Question for the RCSC board?

Discussion in 'Sun City General Discussions' started by BPearson, Jul 2, 2018.

  1. BPearson

    BPearson Well-Known Member

    i suspect this is an exercise in futility, but I have heard the comments too many times to think they are not true. Most know we have leased our solar system with an intent to buy it out in 2019. We had to do it that way because as a non-profit corporation, we would not qualify for rebates or incentives (like private home owners would).

    I think most of us agree, owning them makes for a better return on.investment. The one area that isn’t true is with a lease, the holder of the lease is responsible for maintenance and repairs. If you own it outright, it is on you to fix.

    The older systems came with massive inverters that are strung together with numerous panels. Some of the newer systems come with mini-inverters, effectively meaning each panel has its own inverter. The good news in that is if one goes out, the other panels still work generating power. Not true with panels that are strung together.

    So, here’s the ugly rumor: Our inverters have been going out on a regular basis, leaving us short on production levels. Most systems come with production guarantees, so it is in everyone’s best interest to get them back on line and working. Except in our case (the RCSC), the word is the company is claiming there is a lengthy back-log and so the RCSC is just replacing them as needed.

    If this is true, why would we do that? The company that owns the system should be on the hook, not us. Given the email blast where they argued they couldn’t change the language regarding HUD foreclosures due to their fiduciary responsibilities, if in fact they are paying for inverters when they aren’t ours to pay for...isn’t that a breach as well?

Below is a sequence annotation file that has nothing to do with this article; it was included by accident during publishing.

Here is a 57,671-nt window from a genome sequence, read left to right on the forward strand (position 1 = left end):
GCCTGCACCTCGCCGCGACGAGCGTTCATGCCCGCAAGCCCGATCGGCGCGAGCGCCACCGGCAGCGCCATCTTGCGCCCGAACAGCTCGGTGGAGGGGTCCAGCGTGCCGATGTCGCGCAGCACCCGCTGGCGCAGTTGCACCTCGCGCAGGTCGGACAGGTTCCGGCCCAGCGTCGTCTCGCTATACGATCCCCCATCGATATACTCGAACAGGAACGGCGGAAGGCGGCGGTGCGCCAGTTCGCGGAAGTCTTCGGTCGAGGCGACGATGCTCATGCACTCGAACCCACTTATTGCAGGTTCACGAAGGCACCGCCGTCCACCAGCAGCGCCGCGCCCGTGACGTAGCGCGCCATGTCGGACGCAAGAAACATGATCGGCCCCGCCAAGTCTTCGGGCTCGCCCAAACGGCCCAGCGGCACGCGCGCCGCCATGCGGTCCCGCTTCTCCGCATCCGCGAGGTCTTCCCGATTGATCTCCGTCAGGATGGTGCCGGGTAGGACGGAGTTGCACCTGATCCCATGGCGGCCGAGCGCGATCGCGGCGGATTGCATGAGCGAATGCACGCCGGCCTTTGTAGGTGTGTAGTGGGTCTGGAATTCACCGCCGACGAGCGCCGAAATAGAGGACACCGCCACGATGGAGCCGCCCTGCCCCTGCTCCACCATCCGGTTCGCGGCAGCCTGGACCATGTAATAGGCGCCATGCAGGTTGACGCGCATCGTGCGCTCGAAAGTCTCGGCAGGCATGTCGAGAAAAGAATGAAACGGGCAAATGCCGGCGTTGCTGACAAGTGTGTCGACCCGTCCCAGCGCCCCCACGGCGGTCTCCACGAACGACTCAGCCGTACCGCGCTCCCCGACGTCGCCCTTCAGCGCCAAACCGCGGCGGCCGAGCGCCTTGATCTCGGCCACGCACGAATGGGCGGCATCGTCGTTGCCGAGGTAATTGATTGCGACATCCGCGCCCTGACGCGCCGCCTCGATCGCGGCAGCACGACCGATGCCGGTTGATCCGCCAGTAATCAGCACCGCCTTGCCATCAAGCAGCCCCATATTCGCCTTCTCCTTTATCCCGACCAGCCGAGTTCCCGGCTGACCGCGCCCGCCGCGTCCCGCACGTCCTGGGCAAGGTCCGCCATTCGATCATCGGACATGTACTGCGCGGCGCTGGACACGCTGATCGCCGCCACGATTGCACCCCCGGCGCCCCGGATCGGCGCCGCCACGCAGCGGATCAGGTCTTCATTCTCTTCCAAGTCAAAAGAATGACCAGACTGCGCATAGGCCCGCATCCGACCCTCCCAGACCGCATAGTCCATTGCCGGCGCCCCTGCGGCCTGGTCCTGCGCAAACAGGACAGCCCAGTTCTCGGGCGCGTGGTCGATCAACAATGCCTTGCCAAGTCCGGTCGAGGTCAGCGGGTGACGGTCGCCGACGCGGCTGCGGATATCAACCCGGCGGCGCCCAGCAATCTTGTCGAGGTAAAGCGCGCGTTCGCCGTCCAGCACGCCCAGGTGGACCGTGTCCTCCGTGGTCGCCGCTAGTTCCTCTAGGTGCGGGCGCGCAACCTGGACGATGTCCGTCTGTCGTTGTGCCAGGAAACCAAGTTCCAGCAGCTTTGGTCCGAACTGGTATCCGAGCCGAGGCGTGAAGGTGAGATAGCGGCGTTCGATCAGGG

Just asking eh?
    Emily Litella likes this.
  2. Cynthia

    Cynthia Well-Known Member

    I wonder the cost of buying the leased now? I hope someone does the math before they buy and older system vs newer. They get cheaper every year. And why do inverters go out or did you mean the panels? It doesn't seem like SC has a good system if there is that much failure.

    I did my research on the string vs the micro intervters. Originally I was dead set on the mico, but then decided to go with string for various reasons which I won't belabor. The string is still sometimes still a more appropriate set-up especially with the heat of the Arizona sun (the micro inverters are on the panels themselves and can burn out). You still need a large inverter though...the micro inverters don't negate's just each one is individually controlled. I know your engineer friend, whom you sent me to, prefers the micro and I understand his reasons. He had his installed with the same company I did, BTW, which offers both types. Did you go with the mico on the install of your new house?
  3. BPearson

    BPearson Well-Known Member

    Thanks for the clarification, i always get that wrong. Micro, not mini. Duh.

    Yup, we went with the micro on the other house. No idea how they are working because the only real time we had was during the winter and they were Canadians who kept the house cooler than we would. We"ll know better next year when we get in and try and heat the pool.